Developing World Bioethics 10 (1):49-58 (2010)
The field of bioethics is replete with applications of moral theories such as utilitarianism and Kantianism. For a given dilemma, even if it is not clear how one of these western philosophical principles of right (and wrong) action would resolve it, one can identify many of the considerations that each would conclude is relevant. The field is, in contrast, largely unaware of an African account of what all right (and wrong) actions have in common and of the sorts of factors that for it are germane to developing a sound response to a given bioethical problem. My aim is to help rectify this deficiency by first spelling out a moral theory grounded in the mores of many sub-Saharan peoples, and then applying it to some major bioethical issues, namely, the point of medical treatment, free and informed consent, standards of care and animal experimentation. For each of these four issues, I compare and contrast the implications of the African moral theory with utilitarianism and Kantianism, my overall purposes being to highlight respects in which the African moral theory is distinct and to demonstrate that the field should take it at least as seriously as it does the Western theories.
|Keywords||special obligations health priorities sub‐Saharan Africa clinical trials animal experimentation informed consent|
|Categories||categorize this paper)|
References found in this work BETA
No references found.
Citations of this work BETA
Engaging Diverse Social and Cultural Worlds: Perspectives on Benefits in International Clinical Research From South African Communities.Olga Zvonareva, Nora Engel, Eleanor Ross, Ron Berghmans, Ames Dhai & Anja Krumeich - 2015 - Developing World Bioethics 15 (1):8-17.
An African Theory of Moral Status: A Relational Alternative to Individualism and Holism.Thaddeus Metz - 2012 - Ethical Theory and Moral Practice 15 (3):387-402.
Bioethics and the Challenges to its Growth in Africa.T. Andoh Cletus - 2011 - Open Journal of Philosophy 1 (2):67.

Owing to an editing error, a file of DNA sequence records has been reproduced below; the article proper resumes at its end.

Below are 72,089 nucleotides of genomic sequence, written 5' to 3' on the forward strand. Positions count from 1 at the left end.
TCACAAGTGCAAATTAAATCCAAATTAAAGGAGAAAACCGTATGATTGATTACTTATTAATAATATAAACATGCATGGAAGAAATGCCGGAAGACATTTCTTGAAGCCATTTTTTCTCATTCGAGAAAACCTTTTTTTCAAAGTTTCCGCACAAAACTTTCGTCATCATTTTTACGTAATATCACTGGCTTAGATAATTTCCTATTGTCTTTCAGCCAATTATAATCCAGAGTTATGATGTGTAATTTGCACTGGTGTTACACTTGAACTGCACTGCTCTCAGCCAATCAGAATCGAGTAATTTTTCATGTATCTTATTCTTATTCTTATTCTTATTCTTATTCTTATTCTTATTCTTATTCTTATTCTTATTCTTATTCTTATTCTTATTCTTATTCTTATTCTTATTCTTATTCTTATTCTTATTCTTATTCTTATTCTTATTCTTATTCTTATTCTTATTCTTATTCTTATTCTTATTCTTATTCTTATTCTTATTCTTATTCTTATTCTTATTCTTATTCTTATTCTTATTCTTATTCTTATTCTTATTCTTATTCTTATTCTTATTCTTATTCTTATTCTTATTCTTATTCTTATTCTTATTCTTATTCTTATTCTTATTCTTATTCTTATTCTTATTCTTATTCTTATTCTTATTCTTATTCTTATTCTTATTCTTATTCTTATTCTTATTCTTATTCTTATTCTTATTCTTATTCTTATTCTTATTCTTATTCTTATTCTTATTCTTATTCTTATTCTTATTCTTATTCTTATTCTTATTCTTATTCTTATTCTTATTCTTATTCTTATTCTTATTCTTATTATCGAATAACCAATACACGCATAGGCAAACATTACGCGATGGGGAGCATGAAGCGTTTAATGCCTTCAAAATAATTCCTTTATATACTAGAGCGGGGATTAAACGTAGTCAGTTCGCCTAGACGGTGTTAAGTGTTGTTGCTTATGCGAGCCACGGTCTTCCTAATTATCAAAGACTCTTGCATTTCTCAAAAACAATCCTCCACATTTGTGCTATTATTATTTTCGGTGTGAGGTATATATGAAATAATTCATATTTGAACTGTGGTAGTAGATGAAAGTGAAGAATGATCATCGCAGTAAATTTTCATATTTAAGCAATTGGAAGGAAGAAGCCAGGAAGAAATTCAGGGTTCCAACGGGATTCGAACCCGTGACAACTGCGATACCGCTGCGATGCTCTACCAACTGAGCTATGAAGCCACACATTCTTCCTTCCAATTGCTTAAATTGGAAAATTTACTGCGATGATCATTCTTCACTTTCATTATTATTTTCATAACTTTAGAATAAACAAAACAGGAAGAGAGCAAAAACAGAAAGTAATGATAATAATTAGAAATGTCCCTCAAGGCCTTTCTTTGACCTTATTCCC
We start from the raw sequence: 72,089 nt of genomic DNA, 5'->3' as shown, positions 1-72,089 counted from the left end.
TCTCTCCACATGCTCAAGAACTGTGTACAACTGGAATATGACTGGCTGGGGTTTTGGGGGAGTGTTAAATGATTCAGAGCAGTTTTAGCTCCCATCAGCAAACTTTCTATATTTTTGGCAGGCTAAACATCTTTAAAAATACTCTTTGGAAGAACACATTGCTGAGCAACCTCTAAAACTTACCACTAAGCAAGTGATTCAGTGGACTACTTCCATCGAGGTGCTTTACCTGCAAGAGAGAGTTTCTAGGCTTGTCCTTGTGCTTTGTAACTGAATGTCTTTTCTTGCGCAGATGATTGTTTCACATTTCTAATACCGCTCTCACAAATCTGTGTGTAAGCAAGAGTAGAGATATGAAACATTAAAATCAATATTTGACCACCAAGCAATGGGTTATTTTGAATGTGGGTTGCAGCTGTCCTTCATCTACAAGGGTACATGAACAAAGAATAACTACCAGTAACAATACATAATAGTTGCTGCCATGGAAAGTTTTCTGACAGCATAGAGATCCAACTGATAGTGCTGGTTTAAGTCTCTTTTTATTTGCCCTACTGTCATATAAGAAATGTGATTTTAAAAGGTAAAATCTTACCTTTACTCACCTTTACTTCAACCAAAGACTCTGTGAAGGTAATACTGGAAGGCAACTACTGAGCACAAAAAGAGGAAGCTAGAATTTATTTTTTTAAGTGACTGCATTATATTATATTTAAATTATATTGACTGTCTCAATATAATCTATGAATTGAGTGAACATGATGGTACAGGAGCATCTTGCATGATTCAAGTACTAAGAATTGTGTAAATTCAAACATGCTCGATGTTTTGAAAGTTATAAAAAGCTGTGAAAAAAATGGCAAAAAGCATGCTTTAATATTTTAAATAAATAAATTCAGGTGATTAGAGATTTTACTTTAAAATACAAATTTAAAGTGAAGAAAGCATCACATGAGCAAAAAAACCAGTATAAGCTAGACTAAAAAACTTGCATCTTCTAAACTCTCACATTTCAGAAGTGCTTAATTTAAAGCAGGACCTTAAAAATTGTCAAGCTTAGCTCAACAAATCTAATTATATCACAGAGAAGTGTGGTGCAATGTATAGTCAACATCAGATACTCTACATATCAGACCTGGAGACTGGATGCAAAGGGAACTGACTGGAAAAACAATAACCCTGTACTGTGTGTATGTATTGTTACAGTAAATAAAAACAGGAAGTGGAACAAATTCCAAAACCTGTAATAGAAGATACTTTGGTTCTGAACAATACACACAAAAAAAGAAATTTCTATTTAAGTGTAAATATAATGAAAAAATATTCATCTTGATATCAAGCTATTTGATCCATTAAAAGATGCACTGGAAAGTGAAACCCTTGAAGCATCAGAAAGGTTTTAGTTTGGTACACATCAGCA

Organ Transplant Trade: A Moral Examination.Seeiso J. Koali - 2015 - Open Journal of Philosophy 5 (5):261-267.
Bioethics Training in Uganda: Report on Research and Clinical Ethics Workshops. [REVIEW]Cynthia Griggins, Christian Simon, Frederick Nakwagala & Rebecca Pentz - 2011 - HEC Forum 23 (1):43-56.
Similar books and articles
The Final Ends of Higher Education in Light of an African Moral Theory.Thaddeus Metz - 2009 - Journal of Philosophy of Education 43 (2):179-201.
Ubuntu as a Moral Theory: Reply to Four Critics.Thaddeus Metz - 2007 - South African Journal of Philosophy 26 (4):369-87.
African Conceptions of Human Dignity: Vitality and Community as the Ground of Human Rights.Thaddeus Metz - 2012 - Human Rights Review 13 (1):19-37.
The Motivation for “Toward an African Moral Theory”.Thaddeus Metz - 2007 - South African Journal of Philosophy 26 (26):331-335.
The Virtues of African Ethics.Thaddeus Metz - 2013 - In Stan van Hooft (ed.), The Handbook of Virtue Ethics. Acumen Publishing. pp. 276-84.
Higher Education, Knowledge For Its Own Sake, and an African Moral Theory.Thaddeus Metz - 2009 - Studies in Philosophy and Education 28 (6):517-536.
An African Theory of Bioethics: Reply to Macpherson and Macklin.Thaddeus Metz - 2010 - Developing World Bioethics 10 (3):158-163.
Toward an African Moral Theory.Thaddeus Metz - 2007 - Journal of Political Philosophy 15 (3):321–341.
The African Ethic of Ubuntu/Botho: Implications for Research on Morality.Thaddeus Metz & Joseph Gaie - 2010 - Journal of Moral Education 39 (3):273-290.
Added to index2010-01-05
Total downloads70 ( #74,991 of 2,169,749 )
Recent downloads (6 months)5 ( #60,873 of 2,169,749 )
How can I increase my downloads?